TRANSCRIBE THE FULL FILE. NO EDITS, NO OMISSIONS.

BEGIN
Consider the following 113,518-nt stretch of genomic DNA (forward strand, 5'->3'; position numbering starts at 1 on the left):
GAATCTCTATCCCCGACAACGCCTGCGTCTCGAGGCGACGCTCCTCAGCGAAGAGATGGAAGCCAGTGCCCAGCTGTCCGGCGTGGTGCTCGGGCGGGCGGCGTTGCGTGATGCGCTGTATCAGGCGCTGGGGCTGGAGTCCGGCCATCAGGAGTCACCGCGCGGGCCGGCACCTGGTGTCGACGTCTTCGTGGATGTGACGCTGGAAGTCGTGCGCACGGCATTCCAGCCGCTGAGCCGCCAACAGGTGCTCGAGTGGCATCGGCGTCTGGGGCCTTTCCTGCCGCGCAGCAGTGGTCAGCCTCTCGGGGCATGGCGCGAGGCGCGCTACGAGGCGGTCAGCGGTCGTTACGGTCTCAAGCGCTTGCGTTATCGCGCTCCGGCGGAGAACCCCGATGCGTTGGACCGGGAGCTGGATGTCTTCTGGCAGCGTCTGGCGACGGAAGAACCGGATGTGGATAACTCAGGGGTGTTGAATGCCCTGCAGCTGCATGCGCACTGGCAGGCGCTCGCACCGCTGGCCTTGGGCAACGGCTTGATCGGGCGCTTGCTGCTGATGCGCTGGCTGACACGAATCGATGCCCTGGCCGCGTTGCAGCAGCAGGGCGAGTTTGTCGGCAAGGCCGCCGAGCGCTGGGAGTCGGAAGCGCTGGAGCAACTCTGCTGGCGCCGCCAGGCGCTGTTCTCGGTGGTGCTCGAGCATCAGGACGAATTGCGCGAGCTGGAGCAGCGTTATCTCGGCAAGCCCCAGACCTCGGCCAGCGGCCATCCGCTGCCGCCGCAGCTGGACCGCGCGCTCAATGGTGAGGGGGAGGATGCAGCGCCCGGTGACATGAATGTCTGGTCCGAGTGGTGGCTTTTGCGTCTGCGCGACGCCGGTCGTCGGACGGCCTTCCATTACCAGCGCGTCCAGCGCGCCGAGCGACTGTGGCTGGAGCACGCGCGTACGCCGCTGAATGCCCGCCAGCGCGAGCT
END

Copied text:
Consider the following 113,518-nt stretch of genomic DNA (forward strand, 5'->3'; position numbering starts at 1 on the left):
GAATCTCTATCCCCGACAACGCCTGCGTCTCGAGGCGACGCTCCTCAGCGAAGAGATGGAAGCCAGTGCCCAGCTGTCCGGCGTGGTGCTCGGGCGGGCGGCGTTGCGTGATGCGCTGTATCAGGCGCTGGGGCTGGAGTCCGGCCATCAGGAGTCACCGCGCGGGCCGGCACCTGGTGTCGACGTCTTCGTGGATGTGACGCTGGAAGTCGTGCGCACGGCATTCCAGCCGCTGAGCCGCCAACAGGTGCTCGAGTGGCATCGGCGTCTGGGGCCTTTCCTGCCGCGCAGCAGTGGTCAGCCTCTCGGGGCATGGCGCGAGGCGCGCTACGAGGCGGTCAGCGGTCGTTACGGTCTCAAGCGCTTGCGTTATCGCGCTCCGGCGGAGAACCCCGATGCGTTGGACCGGGAGCTGGATGTCTTCTGGCAGCGTCTGGCGACGGAAGAACCGGATGTGGATAACTCAGGGGTGTTGAATGCCCTGCAGCTGCATGCGCACTGGCAGGCGCTCGCACCGCTGGCCTTGGGCAACGGCTTGATCGGGCGCTTGCTGCTGATGCGCTGGCTGACACGAATCGATGCCCTGGCCGCGTTGCAGCAGCAGGGCGAGTTTGTCGGCAAGGCCGCCGAGCGCTGGGAGTCGGAAGCGCTGGAGCAACTCTGCTGGCGCCGCCAGGCGCTGTTCTCGGTGGTGCTCGAGCATCAGGACGAATTGCGCGAGCTGGAGCAGCGTTATCTCGGCAAGCCCCAGACCTCGGCCAGCGGCCATCCGCTGCCGCCGCAGCTGGACCGCGCGCTCAATGGTGAGGGGGAGGATGCAGCGCCCGGTGACATGAATGTCTGGTCCGAGTGGTGGCTTTTGCGTCTGCGCGACGCCGGTCGTCGGACGGCCTTCCATTACCAGCGCGTCCAGCGCGCCGAGCGACTGTGGCTGGAGCACGCGCGTACGCCGCTGAATGCCCGCCAGCGCGAGCT